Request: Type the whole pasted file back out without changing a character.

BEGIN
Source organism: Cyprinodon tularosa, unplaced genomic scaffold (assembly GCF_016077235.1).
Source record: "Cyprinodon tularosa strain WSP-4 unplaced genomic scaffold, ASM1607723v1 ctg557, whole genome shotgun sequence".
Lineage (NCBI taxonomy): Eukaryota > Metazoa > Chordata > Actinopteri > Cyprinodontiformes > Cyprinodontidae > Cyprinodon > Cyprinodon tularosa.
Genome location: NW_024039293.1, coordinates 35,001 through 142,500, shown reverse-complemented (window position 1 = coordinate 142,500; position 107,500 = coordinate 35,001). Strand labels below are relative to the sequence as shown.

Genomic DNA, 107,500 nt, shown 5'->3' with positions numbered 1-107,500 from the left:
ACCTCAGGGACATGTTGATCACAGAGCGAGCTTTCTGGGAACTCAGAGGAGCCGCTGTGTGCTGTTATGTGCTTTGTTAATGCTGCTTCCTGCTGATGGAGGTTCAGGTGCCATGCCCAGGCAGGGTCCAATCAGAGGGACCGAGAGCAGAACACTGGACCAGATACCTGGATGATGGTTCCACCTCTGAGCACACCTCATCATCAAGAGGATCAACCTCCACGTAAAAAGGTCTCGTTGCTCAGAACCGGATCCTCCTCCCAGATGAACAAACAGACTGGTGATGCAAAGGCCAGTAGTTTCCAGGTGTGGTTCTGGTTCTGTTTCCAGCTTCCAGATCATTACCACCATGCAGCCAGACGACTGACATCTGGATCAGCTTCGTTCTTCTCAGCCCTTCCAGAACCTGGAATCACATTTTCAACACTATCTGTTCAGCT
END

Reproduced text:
Source organism: Cyprinodon tularosa, unplaced genomic scaffold (assembly GCF_016077235.1).
Source record: "Cyprinodon tularosa strain WSP-4 unplaced genomic scaffold, ASM1607723v1 ctg557, whole genome shotgun sequence".
Lineage (NCBI taxonomy): Eukaryota > Metazoa > Chordata > Actinopteri > Cyprinodontiformes > Cyprinodontidae > Cyprinodon > Cyprinodon tularosa.
Genome location: NW_024039293.1, coordinates 35,001 through 142,500, shown reverse-complemented (window position 1 = coordinate 142,500; position 107,500 = coordinate 35,001). Strand labels below are relative to the sequence as shown.

Genomic DNA, 107,500 nt, shown 5'->3' with positions numbered 1-107,500 from the left:
ACCTCAGGGACATGTTGATCACAGAGCGAGCTTTCTGGGAACTCAGAGGAGCCGCTGTGTGCTGTTATGTGCTTTGTTAATGCTGCTTCCTGCTGATGGAGGTTCAGGTGCCATGCCCAGGCAGGGTCCAATCAGAGGGACCGAGAGCAGAACACTGGACCAGATACCTGGATGATGGTTCCACCTCTGAGCACACCTCATCATCAAGAGGATCAACCTCCACGTAAAAAGGTCTCGTTGCTCAGAACCGGATCCTCCTCCCAGATGAACAAACAGACTGGTGATGCAAAGGCCAGTAGTTTCCAGGTGTGGTTCTGGTTCTGTTTCCAGCTTCCAGATCATTACCACCATGCAGCCAGACGACTGACATCTGGATCAGCTTCGTTCTTCTCAGCCCTTCCAGAACCTGGAATCACATTTTCAACACTATCTGTTCAGCT